Sunday, September 18, 2011

World Mountain Running Championshps

September 11, 2011
Tirana, Albania

As usual, I`ve been falling behind on this blog entry. Therefore, I will have to focus this write-up on the race itself and not too much of the trip as a whole. Overall though, it was a great trip and for those who were wondering, Albania is an interesting county. I will definitely consider returning if I am in that part of the world again. It is very affordable, pretty easy to get around, has friendly people, and at least in the area where we were, was well set up for tourists.

Sonja and I flew from Seattle via Atlanta and Milan in a 20+ hour flight arriving in the afternoon on Sept 8. I never sleep well on the plane, so could hardly stay up for dinner. Over the next two days, I got to meet the rest of the Canadian team (there were a total of 6 men and 4 woman), got a few easy runs in, visited the race course, and checked out the capital, Tirana, for a few hours. The night before the race, there was an opening ceremony for the 30 or so counties in attendance complete with a few speeches and cultural show. It was great to get away from normal life for a few days.

Team Canada: Back to Front, Left to Right: James Gosselin, Mark Vollmer, myself, Kristopher Swanson, Paul Chafe, Adrian Lambert, Kathryn Waslen, Laura Estey, Melissa Ross, and Sonja Yli-Kahila

When race day rolled around, the weather forecast called for high temperatures (33 degrees). This worried me somewhat coming from temperate Victoria. This year, particularly, I don`t think I ever ran in anything warmer than 25 degrees. To make things even worse, much of the course was exposed on dirt roads and the seniors men's race started at 12pm. I had the feeling that it might be a rough day.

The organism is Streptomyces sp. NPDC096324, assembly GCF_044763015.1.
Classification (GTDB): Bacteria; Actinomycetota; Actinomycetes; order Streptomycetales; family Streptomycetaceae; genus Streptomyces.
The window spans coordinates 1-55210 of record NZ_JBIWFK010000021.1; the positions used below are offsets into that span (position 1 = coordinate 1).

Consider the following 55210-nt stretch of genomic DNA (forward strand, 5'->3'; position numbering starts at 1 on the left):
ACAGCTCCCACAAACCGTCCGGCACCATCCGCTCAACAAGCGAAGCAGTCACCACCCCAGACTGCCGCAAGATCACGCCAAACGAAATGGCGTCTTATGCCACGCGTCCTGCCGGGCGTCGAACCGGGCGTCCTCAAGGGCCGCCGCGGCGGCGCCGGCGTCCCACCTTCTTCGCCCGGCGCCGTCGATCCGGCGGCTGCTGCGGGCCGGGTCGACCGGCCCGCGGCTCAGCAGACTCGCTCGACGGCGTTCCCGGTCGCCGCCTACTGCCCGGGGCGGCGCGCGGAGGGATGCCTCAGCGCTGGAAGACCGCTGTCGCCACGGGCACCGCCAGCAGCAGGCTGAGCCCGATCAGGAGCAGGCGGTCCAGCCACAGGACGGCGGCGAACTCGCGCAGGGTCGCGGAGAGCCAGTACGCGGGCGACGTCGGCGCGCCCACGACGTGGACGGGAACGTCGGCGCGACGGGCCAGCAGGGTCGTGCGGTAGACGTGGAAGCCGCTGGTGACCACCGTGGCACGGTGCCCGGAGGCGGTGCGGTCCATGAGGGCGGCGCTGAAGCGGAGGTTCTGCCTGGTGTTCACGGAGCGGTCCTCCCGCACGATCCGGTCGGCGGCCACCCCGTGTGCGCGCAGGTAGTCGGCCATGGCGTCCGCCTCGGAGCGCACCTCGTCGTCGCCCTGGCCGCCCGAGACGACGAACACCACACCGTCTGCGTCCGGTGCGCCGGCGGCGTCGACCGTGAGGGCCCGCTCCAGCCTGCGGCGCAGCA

Previewing the course - one of the tricky downhill sections

We arrived a couple hours before the men's race started and just as the junior women were finishing their race. I was envious of them only having to do a single lap of the course since we had to do 3. Soon, the junior men were off and it was a furious start with several guys going down and nearly getting trampled. At 11am, the senior woman`s race started, with 4 our Canadian teammates competing (Laura Estey, Melissa Ross, Kathryn Waslen, and Sonja Yli-Kahila). That race was won by American Kasie Enman in 40:39, with Melissa top Canadian in 34th place, Sonja was the 2nd Canadian in 48th place.

Finally, it was our turn, after a bit of chaos on the start line as all the teams were checked in, the field took off. I knew it was going to be extremely competitive since it was the deepest field I have ever competed in. My strategy, especially since it was hot, was to go out steady on the first lap and then try to make up positions on the 2nd and 3rd laps. I held to my strategy, and was about 75% of the way back in the field after the first km or so. I was feeling average to start with and I hoped to be able to build into the race and finish strong. Things got bunched up as we moved from the road to single track, but I didn`t let it worry me too much - there would be plenty of time to make up positions if I had the wheels later on.

The climb now started in earnest and while I ran all of the first part, as it steepened towards the top (topping out at a 40% grade) I decided to power hike. Normally, I prefer to run as much as possible, but this time around I decided to try a new strategy especially given the heat. It seemed to work pretty well, as I was able to power hike past a couple of guys who were try to run. I was hot, but I was not feeling it too bad at this point, and fortunately, water bottles were being passed out about every km along the course - I drank a bit each time, but mostly used it to cool my head and body which definitely helped.